“It’s not like one day you wake up with diabetes. Your body has been under metabolic stress for years and years—until one day your doctor says you’ve got diabetes. And most of the time, that’s from processed, simple carbohydrates—or cardiovascular disease from the inflammatory oils, vegetable oils, and trans fats. So we want to get people off of that path as much as we can.”
Cucuzzella uses what he calls the “three As” as his model for how the Market Bucks program is hopefully going to evolve in this area: Acceptability, Affordability, and Accessibility. “Right now, cheap, unhealthy food is acceptable, it’s affordable, and it’s very accessible,” he pointed out. “You go to a kids’ birthday party and the hosts are giving out cookies, cakes, sodas, and tons of varieties of processed sugary foods. You visit an average American barbecue or a tailgate party—or almost any type of get-together with food, and what do you see? So the acceptability is definitely there. It’s also right at eye level in grocery stores, and right there within reach when you check out. And it’s very affordable—especially for people on SNAP. In America, sadly, the cheapest food to buy is the worst for your health.”
Recognizing that this movement has a long way to go with food before we’ll see a shift in those three factors—a shift that begins to affect policy—Cucuzzella partnered with the local hospital system in Jefferson and Berkeley Counties (University Healthcare) to receive grant money to supplement the Market Bucks program.
“With the hospital being a non-profit, by law, to maintain that non-profit status, they need to give money back—under what is called a community benefit,” he affirmed. “They need to give back a certain percentage of the gross income, and they can choose to do a number of things with that money. So a slice of that this year went into this program. Additionally, if the hospital can use that money to create health, then that’s a win-win for everyone.”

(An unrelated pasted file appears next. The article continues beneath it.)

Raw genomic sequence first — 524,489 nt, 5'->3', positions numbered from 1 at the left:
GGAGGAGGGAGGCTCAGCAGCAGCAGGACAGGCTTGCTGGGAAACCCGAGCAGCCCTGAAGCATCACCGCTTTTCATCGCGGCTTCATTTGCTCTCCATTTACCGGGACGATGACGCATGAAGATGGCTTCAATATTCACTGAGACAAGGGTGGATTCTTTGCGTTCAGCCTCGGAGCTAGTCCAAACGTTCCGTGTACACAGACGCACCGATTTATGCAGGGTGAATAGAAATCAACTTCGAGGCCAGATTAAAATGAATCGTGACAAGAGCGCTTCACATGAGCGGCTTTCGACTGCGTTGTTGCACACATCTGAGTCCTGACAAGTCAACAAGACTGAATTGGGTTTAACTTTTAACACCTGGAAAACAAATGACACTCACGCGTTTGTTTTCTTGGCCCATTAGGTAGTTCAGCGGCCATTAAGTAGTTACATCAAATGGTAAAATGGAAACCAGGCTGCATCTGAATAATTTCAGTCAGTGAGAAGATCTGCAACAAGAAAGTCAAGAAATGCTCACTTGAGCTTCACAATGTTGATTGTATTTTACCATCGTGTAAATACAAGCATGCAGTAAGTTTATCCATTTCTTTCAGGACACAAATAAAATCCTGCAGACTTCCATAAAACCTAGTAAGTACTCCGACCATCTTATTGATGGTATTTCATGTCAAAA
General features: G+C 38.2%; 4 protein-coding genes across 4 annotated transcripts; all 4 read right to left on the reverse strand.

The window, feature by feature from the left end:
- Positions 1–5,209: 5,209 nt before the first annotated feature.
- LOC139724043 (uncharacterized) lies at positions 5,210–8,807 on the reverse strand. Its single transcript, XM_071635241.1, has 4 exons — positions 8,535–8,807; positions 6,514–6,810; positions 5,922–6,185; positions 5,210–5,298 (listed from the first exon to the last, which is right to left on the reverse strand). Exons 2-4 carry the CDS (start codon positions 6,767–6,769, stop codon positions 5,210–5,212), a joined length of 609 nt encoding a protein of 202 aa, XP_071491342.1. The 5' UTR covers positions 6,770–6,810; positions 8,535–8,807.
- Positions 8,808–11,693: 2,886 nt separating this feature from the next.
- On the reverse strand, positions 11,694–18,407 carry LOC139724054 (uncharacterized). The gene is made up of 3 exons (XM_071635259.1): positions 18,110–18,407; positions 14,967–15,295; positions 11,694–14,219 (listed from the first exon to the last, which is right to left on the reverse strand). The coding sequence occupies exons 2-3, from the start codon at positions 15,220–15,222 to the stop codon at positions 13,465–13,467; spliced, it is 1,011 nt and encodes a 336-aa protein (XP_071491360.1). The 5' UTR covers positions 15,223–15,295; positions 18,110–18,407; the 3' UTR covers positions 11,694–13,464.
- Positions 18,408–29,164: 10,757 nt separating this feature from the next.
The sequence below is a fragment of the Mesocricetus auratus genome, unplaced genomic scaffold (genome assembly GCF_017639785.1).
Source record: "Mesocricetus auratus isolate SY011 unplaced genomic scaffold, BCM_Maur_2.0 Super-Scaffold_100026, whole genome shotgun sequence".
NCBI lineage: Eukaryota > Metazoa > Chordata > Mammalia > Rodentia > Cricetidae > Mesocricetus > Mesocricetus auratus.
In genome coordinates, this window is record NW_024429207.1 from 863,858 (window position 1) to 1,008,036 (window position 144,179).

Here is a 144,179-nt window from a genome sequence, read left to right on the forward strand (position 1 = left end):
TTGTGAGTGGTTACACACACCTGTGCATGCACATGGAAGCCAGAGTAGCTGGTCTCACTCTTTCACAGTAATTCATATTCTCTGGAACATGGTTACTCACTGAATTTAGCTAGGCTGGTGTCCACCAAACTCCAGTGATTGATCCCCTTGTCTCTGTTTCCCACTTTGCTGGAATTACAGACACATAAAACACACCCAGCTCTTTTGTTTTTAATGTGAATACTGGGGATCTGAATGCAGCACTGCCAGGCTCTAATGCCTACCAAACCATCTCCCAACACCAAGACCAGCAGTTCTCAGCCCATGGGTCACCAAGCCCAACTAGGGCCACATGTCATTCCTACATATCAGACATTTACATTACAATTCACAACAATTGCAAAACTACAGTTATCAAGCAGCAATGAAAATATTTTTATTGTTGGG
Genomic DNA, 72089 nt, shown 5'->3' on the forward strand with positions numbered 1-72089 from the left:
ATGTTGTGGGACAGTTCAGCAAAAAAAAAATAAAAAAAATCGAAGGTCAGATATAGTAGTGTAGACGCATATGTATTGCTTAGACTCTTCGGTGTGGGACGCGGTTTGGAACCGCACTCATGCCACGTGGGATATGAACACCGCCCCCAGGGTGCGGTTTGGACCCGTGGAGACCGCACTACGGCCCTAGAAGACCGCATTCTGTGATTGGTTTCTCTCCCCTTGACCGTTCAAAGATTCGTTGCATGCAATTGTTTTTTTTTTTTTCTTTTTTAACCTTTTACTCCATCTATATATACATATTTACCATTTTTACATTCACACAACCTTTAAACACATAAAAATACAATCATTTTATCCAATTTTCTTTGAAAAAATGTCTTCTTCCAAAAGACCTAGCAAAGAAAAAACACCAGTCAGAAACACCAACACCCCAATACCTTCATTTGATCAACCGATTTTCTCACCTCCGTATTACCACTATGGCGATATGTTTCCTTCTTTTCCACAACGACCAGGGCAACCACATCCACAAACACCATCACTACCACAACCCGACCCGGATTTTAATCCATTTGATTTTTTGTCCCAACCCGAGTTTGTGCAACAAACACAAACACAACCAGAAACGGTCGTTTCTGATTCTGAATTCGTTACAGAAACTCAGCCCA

He also has high hopes that the program on the local level will serve as both an immediate solution to nutrition needs for area SNAP users, and an educational opportunity that allows people to enjoy food, and even have the community experience attached to local food.
Cucuzzella is fostering a huge promotional push to get the word out about the program, and he’s getting help from Fiona Harrison, the market manager at Charles Town Farmers Market—which has been running the SNAP program since 2013.
“We incorporated the SNAP program two years ago and were the first to offer it in the area,” she said. “And up until recently, we just haven’t been able to push the program through any promotional efforts.”
With some allotted money in the program set aside for personnel, Harrison is spearheading the marketing effort. “We’re now starting to market it in various ways to get the word out to the communities of the Eastern Panhandle—the DHHR offices, the WIC families, health clinics, hospitals, and more,” she indicated. “Our goal is to get marketing pieces in all of these places—including posters in doctors offices, etc., and even in schools. The grant that Mark secured is going to allow me to push through and broadcast it for all of the farmers markets.”
Harrison knows that by creating awareness, barriers will begin to decrease. “Maybe some folks are intimidated by the markets, or they don’t have proper transportation,” she said. “This program at least opens the window and starts the conversation that might get people to the markets—seeking healthier food options for themselves and their families.”
Megan Webber runs the SNAP program as one of the market managers for the Shepherdstown Farmers Market, and, like Harrison, sees this program as a huge opportunity for everyone involved.
“We collect the anonymous data through the EBT terminals and send it to Wholesome Wave,” she said. “They collect all of that data from all their participating markets and use it to apply for new grants.
“It opens up the market to new people and gives them new options and opportunities. How cool is it to be able to tell someone who’s on a limited budget that your twenty dollars is now forty dollars, and you can get healthy, local food as a result?”